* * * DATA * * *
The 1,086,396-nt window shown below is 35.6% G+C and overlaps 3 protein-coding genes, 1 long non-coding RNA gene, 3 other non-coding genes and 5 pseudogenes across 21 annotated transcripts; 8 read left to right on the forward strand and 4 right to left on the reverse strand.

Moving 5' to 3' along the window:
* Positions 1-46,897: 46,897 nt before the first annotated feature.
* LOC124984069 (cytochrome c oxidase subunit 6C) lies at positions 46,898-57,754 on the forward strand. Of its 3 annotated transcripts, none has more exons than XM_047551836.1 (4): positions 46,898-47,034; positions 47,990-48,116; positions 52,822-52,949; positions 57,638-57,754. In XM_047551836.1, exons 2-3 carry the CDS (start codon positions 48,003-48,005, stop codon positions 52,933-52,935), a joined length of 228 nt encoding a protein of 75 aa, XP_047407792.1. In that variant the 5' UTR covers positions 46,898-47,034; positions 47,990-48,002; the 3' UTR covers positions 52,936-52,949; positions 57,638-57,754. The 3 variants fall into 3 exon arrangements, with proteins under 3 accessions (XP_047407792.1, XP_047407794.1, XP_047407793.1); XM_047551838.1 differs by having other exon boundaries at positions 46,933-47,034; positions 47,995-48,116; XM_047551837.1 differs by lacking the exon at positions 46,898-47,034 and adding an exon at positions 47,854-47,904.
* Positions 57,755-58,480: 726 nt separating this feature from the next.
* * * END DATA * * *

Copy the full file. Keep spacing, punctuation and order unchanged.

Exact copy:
The 1,086,396-nt window shown below is 35.6% G+C and overlaps 3 protein-coding genes, 1 long non-coding RNA gene, 3 other non-coding genes and 5 pseudogenes across 21 annotated transcripts; 8 read left to right on the forward strand and 4 right to left on the reverse strand.

Moving 5' to 3' along the window:
* Positions 1-46,897: 46,897 nt before the first annotated feature.
* LOC124984069 (cytochrome c oxidase subunit 6C) lies at positions 46,898-57,754 on the forward strand. Of its 3 annotated transcripts, none has more exons than XM_047551836.1 (4): positions 46,898-47,034; positions 47,990-48,116; positions 52,822-52,949; positions 57,638-57,754. In XM_047551836.1, exons 2-3 carry the CDS (start codon positions 48,003-48,005, stop codon positions 52,933-52,935), a joined length of 228 nt encoding a protein of 75 aa, XP_047407792.1. In that variant the 5' UTR covers positions 46,898-47,034; positions 47,990-48,002; the 3' UTR covers positions 52,936-52,949; positions 57,638-57,754. The 3 variants fall into 3 exon arrangements, with proteins under 3 accessions (XP_047407792.1, XP_047407794.1, XP_047407793.1); XM_047551838.1 differs by having other exon boundaries at positions 46,933-47,034; positions 47,995-48,116; XM_047551837.1 differs by lacking the exon at positions 46,898-47,034 and adding an exon at positions 47,854-47,904.
* Positions 57,755-58,480: 726 nt separating this feature from the next.